William Epsteins Welfare in America: How Social Science Fails the Poor is a well reasoned methodological critique of the work done by social scientists and policy experts to analyze poverty and provide empirically testable recommendations for its amelioration, if not its elimination. While reading it, I was reminded of a short paper of perhaps five or six typewritten pages that I have long since and regrettably misplaced. Its author was Martin Nicolaus, later to become a justly famous scholar and the first translator to produce a complete English edition of Marxs Grundrisse. In 1968, however, he was an aspiring academic with an "in-your-face" attitude. The paper was disarmingly entitled "Remarks at the A.S.A. Convention." It was, as I recall, delivered at a plenary session of the American Sociological Association in Washington DC, and Nicolaus pulled no punches. He accused his elders of being sycophants in the paid service of the establishment, of acting as the intelligence agency of international capitalism, of reporting back to the state on the poor - their conditions, their ideas, their contemplated actions. Moving through tenement houses and slums, he accused sociologists of keeping tabs on the proletariat and the lumpenproletariat. Sociological research was nothing less than a compendium of reports on the class enemies of the prosperous. Disguising themselves in the rhetorical pomposities of official liberalism, sociologists were double agents. Seeking and often winning the trust of the downtrodden, they offered occasional recommendations to Congress that the poor be treated with a little more compassion. Their tenderness was occasionally rewarded by such innovations as food stamps, but unbeknownst to the poor, food stamps were given as part of a cynical three-way deal. The poor got modest entitlements, the academics got generous research grants and the government got social scientific data on alienation, anomie and any indication that people were paying attention to anyone from Malcolm X to Stokely Carmichael to Frantz Fanon to (who knew?) maybe even Herbert Marcuse. J. Edgar Hoover did it with wire taps; sociologists did it with surveys. The War on Poverty (an essential component of Lyndon Johnsons "Great Society") provided material benefits to all concerned, until it was eclipsed by a contemporaneous war in Southeast Asia.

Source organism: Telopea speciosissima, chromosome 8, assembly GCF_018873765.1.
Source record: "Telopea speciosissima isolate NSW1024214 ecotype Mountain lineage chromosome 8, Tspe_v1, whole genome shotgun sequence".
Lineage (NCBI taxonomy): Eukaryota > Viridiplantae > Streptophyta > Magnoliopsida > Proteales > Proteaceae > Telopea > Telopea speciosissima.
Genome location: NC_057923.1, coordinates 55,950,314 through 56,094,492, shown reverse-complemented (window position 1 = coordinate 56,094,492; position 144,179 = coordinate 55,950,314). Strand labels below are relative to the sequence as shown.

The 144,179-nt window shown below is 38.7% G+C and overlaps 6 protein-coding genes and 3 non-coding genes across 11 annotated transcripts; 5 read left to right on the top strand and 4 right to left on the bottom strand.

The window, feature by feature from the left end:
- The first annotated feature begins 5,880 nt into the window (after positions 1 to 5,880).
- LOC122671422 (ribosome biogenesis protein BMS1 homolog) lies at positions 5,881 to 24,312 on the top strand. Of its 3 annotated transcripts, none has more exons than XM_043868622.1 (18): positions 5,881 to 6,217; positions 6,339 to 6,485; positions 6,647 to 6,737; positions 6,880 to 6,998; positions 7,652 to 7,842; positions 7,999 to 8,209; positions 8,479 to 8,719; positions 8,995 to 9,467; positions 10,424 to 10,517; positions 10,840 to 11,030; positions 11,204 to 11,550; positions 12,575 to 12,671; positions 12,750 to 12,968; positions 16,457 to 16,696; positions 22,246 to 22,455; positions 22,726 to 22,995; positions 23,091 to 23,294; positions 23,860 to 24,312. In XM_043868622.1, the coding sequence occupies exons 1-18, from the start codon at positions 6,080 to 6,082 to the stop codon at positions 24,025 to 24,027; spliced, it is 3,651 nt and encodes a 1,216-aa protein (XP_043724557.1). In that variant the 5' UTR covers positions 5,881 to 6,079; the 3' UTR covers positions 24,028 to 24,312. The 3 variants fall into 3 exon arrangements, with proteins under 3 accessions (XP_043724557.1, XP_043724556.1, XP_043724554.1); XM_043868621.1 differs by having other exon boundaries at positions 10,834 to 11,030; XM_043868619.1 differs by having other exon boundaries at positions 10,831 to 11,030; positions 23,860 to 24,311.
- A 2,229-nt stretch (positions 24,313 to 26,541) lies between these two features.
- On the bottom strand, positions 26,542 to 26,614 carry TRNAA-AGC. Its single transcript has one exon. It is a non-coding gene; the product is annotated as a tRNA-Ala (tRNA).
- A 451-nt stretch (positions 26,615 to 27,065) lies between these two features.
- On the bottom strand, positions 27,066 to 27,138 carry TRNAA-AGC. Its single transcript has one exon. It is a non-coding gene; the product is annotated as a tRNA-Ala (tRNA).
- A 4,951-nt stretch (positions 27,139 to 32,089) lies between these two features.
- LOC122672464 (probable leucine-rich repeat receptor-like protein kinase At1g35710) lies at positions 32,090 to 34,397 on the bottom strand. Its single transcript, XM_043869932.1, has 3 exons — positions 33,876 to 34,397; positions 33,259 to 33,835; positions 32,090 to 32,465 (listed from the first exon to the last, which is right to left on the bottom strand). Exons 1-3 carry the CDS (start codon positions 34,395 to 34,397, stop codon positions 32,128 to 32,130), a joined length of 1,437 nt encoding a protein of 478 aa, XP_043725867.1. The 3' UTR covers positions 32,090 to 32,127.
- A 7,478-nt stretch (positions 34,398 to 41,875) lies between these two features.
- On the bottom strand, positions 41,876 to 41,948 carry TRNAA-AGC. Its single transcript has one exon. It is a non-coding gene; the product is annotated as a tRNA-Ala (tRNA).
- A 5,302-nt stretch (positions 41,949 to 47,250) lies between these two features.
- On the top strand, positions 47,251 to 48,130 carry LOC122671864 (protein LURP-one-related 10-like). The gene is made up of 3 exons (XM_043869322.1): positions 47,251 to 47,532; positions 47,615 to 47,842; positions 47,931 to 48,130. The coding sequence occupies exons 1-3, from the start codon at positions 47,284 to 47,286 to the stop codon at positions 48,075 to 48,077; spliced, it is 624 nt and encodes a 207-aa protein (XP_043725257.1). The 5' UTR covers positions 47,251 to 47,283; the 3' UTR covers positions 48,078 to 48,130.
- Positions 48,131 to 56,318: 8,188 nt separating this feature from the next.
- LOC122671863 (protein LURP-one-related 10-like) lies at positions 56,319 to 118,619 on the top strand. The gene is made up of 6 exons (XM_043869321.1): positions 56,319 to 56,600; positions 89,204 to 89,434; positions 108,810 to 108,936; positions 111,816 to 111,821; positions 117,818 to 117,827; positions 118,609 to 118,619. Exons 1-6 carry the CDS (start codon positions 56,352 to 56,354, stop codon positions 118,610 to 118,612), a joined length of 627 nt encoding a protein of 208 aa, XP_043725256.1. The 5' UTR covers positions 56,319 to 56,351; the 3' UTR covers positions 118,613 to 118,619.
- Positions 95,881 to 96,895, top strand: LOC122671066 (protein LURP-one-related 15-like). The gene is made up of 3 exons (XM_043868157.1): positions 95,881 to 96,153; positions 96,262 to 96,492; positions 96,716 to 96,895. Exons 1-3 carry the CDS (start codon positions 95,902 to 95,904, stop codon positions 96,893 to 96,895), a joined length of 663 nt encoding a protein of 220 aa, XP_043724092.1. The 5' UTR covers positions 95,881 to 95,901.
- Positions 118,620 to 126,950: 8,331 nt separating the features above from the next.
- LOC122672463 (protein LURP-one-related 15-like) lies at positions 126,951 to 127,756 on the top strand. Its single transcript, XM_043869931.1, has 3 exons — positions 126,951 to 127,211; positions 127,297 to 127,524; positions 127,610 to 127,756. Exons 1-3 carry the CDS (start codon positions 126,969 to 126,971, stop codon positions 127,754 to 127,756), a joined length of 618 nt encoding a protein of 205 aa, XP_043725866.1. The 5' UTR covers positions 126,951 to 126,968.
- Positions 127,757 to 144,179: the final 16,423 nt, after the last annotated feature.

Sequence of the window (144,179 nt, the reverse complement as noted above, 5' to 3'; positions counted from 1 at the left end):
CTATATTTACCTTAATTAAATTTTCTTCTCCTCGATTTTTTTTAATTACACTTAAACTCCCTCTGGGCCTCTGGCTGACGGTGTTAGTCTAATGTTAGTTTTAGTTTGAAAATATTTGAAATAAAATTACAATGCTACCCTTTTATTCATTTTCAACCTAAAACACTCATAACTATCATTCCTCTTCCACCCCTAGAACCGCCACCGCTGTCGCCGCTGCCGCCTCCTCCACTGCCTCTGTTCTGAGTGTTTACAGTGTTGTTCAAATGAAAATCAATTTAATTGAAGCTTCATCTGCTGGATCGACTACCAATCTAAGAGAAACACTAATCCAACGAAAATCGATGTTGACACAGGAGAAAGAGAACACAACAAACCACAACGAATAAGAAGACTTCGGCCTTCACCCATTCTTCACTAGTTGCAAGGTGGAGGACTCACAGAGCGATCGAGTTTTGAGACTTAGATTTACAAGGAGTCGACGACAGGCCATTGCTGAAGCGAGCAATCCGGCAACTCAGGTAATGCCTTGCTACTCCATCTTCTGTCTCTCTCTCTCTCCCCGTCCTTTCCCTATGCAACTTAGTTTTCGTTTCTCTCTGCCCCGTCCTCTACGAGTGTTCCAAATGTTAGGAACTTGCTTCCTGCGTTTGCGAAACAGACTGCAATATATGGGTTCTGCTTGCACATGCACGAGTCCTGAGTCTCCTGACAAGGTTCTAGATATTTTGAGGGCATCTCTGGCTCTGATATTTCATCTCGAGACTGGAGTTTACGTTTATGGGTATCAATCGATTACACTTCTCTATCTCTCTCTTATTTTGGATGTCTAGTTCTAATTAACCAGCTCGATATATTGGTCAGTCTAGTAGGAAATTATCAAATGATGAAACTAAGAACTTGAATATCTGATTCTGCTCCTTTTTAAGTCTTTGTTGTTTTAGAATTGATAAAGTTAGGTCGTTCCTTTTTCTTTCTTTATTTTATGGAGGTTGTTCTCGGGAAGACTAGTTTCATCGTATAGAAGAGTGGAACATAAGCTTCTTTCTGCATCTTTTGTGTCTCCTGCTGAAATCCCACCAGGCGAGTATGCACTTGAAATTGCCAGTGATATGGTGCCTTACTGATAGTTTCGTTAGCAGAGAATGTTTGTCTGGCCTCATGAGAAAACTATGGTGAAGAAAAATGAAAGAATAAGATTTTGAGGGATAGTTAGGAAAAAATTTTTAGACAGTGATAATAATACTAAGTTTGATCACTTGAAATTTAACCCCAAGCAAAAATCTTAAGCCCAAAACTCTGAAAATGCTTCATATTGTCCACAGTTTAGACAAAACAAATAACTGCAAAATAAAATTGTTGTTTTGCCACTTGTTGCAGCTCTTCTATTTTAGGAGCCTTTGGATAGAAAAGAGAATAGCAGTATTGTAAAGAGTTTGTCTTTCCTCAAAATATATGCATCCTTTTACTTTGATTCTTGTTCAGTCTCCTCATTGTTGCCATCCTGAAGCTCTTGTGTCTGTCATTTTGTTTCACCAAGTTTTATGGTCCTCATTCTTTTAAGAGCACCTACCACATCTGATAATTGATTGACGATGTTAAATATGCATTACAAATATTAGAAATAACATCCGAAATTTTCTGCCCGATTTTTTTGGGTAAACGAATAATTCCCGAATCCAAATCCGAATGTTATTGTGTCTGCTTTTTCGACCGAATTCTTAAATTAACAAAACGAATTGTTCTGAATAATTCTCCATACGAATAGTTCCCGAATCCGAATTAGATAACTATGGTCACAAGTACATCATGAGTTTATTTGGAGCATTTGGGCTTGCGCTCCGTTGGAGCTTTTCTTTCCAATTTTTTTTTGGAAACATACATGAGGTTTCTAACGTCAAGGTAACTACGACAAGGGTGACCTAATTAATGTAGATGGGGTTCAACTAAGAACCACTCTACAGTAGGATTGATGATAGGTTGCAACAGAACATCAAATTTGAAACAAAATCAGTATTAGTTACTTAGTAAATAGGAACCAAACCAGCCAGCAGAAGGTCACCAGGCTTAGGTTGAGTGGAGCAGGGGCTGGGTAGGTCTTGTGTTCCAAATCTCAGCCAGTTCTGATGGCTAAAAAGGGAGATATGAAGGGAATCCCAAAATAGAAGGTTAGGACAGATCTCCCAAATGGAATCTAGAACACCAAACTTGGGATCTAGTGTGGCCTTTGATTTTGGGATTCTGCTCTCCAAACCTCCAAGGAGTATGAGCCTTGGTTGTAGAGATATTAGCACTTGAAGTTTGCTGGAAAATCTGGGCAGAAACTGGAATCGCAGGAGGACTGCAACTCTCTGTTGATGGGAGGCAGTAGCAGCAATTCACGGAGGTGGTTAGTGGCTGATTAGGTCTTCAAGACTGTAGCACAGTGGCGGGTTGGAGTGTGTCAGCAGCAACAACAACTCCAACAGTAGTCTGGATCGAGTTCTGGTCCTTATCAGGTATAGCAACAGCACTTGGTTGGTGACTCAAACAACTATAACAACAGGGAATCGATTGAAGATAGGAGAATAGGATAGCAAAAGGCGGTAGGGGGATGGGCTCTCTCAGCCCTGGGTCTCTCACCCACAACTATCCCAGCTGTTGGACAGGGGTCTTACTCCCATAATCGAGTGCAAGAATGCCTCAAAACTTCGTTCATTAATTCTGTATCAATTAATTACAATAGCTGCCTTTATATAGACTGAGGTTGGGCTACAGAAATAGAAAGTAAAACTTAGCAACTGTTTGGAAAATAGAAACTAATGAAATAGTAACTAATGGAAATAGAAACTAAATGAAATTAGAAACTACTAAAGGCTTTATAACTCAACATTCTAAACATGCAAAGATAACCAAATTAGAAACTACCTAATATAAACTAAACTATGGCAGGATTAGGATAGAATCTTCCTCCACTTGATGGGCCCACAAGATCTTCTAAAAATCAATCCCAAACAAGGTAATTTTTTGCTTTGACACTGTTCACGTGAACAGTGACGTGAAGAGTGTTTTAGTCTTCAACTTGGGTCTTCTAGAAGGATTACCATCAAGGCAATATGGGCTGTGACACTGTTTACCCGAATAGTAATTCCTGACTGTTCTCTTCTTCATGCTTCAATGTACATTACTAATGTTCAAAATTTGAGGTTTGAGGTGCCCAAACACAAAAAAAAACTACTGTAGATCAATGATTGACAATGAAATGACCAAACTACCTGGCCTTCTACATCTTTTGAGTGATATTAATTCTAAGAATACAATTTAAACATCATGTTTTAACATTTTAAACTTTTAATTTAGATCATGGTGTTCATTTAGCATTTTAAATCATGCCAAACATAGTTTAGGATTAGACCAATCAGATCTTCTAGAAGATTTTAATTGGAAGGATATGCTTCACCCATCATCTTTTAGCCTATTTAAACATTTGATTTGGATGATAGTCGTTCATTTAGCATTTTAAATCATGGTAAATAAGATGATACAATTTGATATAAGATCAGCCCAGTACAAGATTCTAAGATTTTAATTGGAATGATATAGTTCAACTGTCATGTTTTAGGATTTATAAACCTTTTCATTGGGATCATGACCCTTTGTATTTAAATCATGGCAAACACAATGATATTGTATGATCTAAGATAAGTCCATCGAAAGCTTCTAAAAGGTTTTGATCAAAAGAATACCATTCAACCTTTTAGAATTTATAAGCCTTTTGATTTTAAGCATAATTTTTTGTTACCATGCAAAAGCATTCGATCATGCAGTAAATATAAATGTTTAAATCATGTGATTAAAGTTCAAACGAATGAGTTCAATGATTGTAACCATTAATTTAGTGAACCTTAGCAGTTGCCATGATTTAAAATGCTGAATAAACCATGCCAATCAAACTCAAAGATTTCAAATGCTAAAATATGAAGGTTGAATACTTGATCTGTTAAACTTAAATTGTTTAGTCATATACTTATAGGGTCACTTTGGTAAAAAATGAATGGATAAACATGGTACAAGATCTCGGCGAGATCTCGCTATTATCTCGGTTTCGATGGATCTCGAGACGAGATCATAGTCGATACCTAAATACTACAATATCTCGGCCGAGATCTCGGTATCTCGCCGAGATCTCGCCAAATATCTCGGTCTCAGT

Epstein makes the same point as Martin Nicolaus. He does so, however, without the flamboyance of a petulant pamphleteer. He does it with deliberate attention to detail and to what he finds to be not so much the political betrayal of the poor, but the failure of opportunistic and largely incompetent social science to come to grips with the reality of poverty. Welfare in America has elsewhere been described as a systematic challenge to the "conservatives vain hope that neglect is therapeutic for the poor, as well as the liberals conceit that a little bit of assistance is enough." It is this and a good deal more.
Epstein carefully dissects the fundamental assumptions behind the right wing tradition of crusades against moral decline and its support of voluntary, non-government, non-cash responses to social need. Recent examples range from Nancy Reagans hilarious "Just Say No to Drugs" campaign to President George W. Bushs current attempt to turn governmental responsibilities over to religious organizations in apparent defiance of the US Constitutions insistence on the division between church and state. Replacing state welfare with a crudely enforced tithe on all citizens is an initiative that postdates Epsteins book, but he does provide successful deconstructions of earlier conservative discourses, especially Richard J. Herrstein and Charles Murrays notorious anti-welfare tract The Bell Curve (1994) - a polemic that stopped just short of embracing eugenics - and L. M. Meads Beyond Entitlement (1986) which denounces "permissiveness," attacks the "elitism" of people like John Kenneth Galbraith, and zealously denies that there is a problem of poverty that cannot fully be explained by elucidating the flawed "human nature" of the poor themselves.
Liberal social engineering fares little better. If conservatives base their arguments on some variation of the theme of "sin," liberals try to use tricks analogous to those of medical science when it tries to treat symptoms without caring to understand disease. Focusing on the Institute for Research on Poverty at the University of Wisconsin, originally funded as the lead agency in the US governments official War on Poverty and later sustained by grants from philanthropic organizations such as the Ford Foundation, the IRP has produced work that, Epstein acknowledges, "is consistently among the best scholarship that the applied social sciences, especially economics, have produced." Alas, the best is just not good enough. Even after decades of study and the production of innumerable reports, R. H. Haveman, one of IRPs leading economists admits, "the only clear conclusion is that inequality can neither be simply explained nor easily partitioned among its various sources."
Despite the sophisticated models of econometrics and methods of operations research, Epstein notes that the IRP can do no better than reiterate traditional liberal assumptions that poverty is the product of "structural failures of the American society and economy, particularly racial discrimination and the differential opportunities offered to various socioeconomic classes." Recent research and recommendations by the IRP call for comprehensive approaches to address "ghetto poverty, macroeconomic strategies for increasing growth, health care reform, creation of public sector jobs, provision of social services, education reform, immigration reform [and] antidiscrimination policies." None of it, however, rests on a social science that meets the test of its claim to provide reliable data, information and knowledge, much less wisdom. Epstein writes: "At its heart the liberal promise claims to identify the essential factors that influence social behavior and to develop programs that successfully short-circuit the many years of deprivation associated with human dysfunctions and social problems." The claim is bogus.